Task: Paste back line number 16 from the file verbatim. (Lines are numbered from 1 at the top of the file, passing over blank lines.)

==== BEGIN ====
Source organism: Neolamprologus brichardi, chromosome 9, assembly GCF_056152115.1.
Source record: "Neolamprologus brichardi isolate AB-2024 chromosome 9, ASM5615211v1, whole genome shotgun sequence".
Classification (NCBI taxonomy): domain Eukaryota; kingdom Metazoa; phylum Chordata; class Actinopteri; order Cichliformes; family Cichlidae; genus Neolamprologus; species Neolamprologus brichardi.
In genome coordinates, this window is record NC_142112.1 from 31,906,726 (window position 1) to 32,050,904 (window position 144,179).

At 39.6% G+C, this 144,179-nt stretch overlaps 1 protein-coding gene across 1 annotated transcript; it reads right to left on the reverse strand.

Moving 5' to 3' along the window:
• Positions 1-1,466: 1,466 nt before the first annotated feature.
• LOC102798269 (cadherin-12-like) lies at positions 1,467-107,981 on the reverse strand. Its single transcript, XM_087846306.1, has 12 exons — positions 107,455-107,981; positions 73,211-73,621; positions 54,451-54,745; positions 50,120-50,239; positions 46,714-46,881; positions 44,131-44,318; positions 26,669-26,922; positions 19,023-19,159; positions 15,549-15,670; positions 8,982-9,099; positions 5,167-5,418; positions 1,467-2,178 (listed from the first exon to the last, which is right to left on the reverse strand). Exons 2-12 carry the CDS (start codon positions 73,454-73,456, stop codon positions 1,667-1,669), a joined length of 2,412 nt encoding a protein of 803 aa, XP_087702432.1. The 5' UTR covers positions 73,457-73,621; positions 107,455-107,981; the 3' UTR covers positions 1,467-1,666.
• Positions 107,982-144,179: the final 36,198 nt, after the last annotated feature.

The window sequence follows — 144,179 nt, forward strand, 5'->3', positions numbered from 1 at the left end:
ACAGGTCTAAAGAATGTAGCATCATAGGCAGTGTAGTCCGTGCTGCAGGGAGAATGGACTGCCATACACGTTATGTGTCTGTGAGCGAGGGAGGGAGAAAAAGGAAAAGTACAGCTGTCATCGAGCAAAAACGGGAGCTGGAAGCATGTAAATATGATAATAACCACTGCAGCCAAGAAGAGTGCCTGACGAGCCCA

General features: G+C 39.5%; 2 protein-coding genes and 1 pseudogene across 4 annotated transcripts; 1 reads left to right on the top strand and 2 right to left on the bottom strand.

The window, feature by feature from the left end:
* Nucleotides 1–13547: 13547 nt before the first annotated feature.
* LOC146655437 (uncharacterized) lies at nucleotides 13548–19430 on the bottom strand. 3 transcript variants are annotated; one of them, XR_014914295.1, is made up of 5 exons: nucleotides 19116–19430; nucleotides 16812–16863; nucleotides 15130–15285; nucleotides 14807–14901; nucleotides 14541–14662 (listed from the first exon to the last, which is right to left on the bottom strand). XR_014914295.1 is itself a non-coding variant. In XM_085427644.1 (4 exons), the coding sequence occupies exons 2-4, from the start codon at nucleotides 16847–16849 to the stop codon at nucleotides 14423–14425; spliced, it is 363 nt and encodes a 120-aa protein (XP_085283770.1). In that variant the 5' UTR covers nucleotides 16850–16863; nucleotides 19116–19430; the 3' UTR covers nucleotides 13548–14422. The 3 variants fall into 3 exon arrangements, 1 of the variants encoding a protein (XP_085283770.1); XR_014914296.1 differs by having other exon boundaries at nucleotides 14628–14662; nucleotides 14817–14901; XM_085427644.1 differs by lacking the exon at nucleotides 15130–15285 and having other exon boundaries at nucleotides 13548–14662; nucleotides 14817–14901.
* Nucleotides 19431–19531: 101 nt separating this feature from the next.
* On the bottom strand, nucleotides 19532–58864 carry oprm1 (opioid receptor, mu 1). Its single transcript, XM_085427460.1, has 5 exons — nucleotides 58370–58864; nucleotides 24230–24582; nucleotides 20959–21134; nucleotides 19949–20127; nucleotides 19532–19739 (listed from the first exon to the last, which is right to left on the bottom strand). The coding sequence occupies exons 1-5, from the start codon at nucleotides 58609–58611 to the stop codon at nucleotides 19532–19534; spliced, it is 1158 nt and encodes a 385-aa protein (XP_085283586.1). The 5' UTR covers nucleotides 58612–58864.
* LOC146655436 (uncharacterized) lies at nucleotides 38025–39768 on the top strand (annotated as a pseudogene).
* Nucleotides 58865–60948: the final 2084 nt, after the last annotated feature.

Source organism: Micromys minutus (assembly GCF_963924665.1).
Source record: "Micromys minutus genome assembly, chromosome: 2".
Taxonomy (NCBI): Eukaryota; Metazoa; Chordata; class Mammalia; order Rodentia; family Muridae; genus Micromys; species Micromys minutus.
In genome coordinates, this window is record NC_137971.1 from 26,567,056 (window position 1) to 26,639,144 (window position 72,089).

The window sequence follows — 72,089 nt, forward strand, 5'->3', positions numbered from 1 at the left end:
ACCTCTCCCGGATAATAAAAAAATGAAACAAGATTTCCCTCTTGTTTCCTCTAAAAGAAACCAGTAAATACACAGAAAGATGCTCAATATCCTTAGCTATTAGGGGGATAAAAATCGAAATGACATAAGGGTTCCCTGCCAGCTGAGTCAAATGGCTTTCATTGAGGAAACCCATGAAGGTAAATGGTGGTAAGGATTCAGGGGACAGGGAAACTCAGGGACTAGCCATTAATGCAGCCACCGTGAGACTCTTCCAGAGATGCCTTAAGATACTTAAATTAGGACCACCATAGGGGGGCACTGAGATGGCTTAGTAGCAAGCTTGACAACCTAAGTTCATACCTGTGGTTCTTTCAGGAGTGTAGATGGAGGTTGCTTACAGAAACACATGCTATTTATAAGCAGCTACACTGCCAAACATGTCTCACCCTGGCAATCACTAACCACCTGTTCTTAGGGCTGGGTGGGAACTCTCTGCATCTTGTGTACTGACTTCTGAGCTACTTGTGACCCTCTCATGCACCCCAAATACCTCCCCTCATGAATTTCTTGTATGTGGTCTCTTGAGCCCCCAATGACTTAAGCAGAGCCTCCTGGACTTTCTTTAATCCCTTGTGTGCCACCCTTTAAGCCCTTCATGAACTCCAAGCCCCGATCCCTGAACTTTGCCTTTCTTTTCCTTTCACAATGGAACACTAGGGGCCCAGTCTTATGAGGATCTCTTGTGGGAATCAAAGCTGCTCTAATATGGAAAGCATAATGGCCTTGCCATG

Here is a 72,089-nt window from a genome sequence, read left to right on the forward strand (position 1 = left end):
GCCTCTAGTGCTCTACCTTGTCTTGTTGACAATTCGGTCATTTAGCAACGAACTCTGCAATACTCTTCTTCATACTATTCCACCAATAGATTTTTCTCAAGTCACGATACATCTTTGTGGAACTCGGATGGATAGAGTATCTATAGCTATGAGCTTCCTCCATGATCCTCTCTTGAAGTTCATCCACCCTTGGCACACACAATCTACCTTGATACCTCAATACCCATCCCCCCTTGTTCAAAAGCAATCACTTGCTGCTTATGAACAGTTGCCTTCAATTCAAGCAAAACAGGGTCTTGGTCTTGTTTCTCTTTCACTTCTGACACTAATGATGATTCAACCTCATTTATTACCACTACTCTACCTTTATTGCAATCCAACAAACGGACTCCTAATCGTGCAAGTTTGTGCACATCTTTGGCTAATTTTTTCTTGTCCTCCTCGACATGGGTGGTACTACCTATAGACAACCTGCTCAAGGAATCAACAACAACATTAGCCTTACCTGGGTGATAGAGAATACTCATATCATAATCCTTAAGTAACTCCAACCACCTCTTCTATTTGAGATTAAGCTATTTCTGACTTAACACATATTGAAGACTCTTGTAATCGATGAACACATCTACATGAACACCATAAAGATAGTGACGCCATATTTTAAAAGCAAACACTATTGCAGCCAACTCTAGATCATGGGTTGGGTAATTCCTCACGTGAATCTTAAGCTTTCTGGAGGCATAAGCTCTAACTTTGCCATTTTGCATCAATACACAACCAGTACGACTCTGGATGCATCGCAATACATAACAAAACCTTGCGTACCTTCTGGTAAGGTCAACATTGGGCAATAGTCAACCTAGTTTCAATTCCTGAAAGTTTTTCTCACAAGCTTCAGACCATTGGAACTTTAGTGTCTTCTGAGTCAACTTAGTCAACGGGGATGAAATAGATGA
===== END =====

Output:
* Nucleotides 19431–19531: 101 nt separating this feature from the next.